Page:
Columbia City Council to acquire land for Short Street garage

Monday, June 6, 2011 | 9:39 p.m. CDT; updated 11:50 a.m. CDT, Monday, September 26, 2011

COLUMBIA – The Columbia City Council unanimously passed a bill Monday evening authorizing the acquisition of property on Short Street for the construction of a parking garage.

The garage is to be built in conjunction with the hotel development at the site of the Regency Hotel.

A franchise agreement has been approved with Hilton Hotels Corp. to construct a 114-room hotel dubbed “The Broadway” on the site, Dave Parmley of Broadway Lodging said Friday.

Parmley said his inspiration for the hotel came from the other DoubleTree hotels that have adopted a boutique style, including “The Wit” in Chicago, “Hotel Maya” in Long Beach, Calif., and “The Curtis” in Denver.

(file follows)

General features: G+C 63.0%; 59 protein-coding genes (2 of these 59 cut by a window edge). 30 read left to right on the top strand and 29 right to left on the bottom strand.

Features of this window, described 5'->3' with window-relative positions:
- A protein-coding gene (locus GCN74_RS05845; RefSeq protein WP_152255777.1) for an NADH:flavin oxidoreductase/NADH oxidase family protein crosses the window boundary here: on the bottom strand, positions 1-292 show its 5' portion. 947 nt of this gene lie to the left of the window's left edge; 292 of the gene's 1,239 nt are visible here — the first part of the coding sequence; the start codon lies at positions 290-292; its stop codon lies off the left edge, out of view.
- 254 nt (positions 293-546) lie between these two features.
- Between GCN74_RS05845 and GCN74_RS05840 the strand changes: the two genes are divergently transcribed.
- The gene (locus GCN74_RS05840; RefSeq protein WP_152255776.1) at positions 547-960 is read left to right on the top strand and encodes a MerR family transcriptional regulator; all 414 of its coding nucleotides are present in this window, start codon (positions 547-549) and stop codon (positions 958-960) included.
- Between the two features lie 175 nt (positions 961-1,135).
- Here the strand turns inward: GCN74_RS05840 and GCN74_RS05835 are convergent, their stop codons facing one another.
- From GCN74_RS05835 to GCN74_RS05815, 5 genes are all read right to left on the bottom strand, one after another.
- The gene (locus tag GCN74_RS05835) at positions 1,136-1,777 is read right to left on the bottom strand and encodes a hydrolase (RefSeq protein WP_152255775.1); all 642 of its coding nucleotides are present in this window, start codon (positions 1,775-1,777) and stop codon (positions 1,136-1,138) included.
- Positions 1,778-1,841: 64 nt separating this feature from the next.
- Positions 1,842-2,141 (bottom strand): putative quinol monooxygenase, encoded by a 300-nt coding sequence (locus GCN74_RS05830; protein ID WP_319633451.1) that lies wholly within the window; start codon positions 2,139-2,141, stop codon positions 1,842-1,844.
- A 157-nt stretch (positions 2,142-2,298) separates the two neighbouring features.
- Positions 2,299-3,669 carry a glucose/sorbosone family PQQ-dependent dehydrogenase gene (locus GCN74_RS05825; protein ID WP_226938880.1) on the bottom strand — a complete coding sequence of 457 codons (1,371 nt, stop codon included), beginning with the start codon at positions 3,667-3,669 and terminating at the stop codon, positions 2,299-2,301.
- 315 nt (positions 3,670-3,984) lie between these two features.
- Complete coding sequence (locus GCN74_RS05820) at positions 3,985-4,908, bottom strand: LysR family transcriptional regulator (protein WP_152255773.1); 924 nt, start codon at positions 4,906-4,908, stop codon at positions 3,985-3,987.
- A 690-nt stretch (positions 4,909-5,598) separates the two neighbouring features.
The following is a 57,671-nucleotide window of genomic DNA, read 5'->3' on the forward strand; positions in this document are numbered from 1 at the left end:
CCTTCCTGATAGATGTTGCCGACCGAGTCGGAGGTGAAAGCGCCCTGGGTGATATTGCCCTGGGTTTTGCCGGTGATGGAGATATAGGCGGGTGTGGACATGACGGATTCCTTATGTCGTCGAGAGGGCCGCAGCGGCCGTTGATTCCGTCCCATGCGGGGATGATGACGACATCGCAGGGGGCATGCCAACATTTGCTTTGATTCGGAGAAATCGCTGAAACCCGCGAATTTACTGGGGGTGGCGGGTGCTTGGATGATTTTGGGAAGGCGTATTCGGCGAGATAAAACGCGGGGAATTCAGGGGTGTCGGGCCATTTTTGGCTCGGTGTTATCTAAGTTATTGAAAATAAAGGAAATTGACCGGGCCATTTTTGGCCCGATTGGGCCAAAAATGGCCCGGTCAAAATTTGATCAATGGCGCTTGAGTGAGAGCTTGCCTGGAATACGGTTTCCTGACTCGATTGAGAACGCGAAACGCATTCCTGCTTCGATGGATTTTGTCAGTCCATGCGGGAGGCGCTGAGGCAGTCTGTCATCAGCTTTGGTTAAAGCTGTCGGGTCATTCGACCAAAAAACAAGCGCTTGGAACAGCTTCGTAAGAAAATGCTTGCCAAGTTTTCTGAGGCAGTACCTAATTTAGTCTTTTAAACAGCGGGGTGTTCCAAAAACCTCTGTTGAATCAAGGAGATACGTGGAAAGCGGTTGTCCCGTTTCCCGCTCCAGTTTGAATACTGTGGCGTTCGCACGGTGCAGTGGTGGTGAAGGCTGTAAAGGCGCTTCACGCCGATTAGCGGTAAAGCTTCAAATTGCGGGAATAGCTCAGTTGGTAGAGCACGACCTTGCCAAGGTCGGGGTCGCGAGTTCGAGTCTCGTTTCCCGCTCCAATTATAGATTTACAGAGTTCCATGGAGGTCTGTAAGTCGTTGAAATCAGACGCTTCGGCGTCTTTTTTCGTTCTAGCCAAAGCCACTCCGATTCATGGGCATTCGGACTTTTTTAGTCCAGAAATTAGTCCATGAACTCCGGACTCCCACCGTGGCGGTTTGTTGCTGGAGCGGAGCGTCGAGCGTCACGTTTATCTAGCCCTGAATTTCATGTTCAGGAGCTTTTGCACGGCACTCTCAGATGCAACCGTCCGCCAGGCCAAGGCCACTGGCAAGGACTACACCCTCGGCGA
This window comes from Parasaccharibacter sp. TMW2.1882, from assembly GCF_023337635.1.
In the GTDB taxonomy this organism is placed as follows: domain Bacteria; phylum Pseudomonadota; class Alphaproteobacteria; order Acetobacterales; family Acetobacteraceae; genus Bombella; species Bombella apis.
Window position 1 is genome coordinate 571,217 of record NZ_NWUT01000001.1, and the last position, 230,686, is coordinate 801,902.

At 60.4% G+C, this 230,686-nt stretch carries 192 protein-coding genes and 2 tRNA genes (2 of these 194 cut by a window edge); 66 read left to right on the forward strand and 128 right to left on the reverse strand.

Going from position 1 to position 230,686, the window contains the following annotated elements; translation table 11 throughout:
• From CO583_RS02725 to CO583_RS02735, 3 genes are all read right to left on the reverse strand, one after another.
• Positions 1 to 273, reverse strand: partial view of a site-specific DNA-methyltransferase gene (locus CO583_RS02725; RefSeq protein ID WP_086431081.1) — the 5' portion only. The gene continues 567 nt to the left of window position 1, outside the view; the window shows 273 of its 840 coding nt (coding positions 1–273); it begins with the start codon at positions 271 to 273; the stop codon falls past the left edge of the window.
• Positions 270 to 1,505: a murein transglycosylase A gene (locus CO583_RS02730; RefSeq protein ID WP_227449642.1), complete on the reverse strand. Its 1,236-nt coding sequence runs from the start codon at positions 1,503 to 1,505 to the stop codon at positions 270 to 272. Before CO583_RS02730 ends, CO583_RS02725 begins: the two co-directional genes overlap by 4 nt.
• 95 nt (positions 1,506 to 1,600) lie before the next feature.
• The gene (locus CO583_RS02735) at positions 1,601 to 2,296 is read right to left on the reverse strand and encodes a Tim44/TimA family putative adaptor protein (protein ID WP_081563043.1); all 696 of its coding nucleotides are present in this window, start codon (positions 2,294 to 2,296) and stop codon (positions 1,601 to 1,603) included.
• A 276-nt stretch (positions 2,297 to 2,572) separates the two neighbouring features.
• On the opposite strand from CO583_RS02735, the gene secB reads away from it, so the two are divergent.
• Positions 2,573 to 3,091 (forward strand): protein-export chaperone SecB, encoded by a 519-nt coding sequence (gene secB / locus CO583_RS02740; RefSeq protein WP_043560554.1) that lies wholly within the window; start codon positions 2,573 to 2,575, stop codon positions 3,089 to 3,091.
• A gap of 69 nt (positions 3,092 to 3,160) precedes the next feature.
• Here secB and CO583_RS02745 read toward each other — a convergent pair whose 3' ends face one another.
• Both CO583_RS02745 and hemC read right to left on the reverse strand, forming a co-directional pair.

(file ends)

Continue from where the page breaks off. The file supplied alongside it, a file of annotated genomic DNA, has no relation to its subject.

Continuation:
About $13,000 has been spent on development of the garage so far, but city staff projects the total cost will be about $9.2 million.

Third Ward Councilman Gary Kespohl said he was concerned about the changing cost of the garage. According to a previous Missourian article, the projected cost in March was $7 million.

“The number keeps moving around, and we don’t know how much we need to raise,” Kespohl said.

Mayor Bob McDavid said the council would maintain interest in the size of the garage, whether retail stores are a part of it, and whether Short Street will be blocked off or run through the garage.

A bill that would raise downtown parking meter rates to pay for the garage was tabled and will be taken up June 20.

The council unanimously amended the bill before it was tabled. The measure would now:

  • Double the fees at downtown street meters from 30 cents to 60 cents per hour.
  • Increase the fees at meters near MU from 50 cents to 75 cents per hour.
  • Raise the cost of surface lot permits from $40 to $50 per month.
  • Establish free parking on Saturdays in all city garages.
  • Charge $35 per month for permits in the Fifth and Walnut streets garage from July 1 to Dec. 31.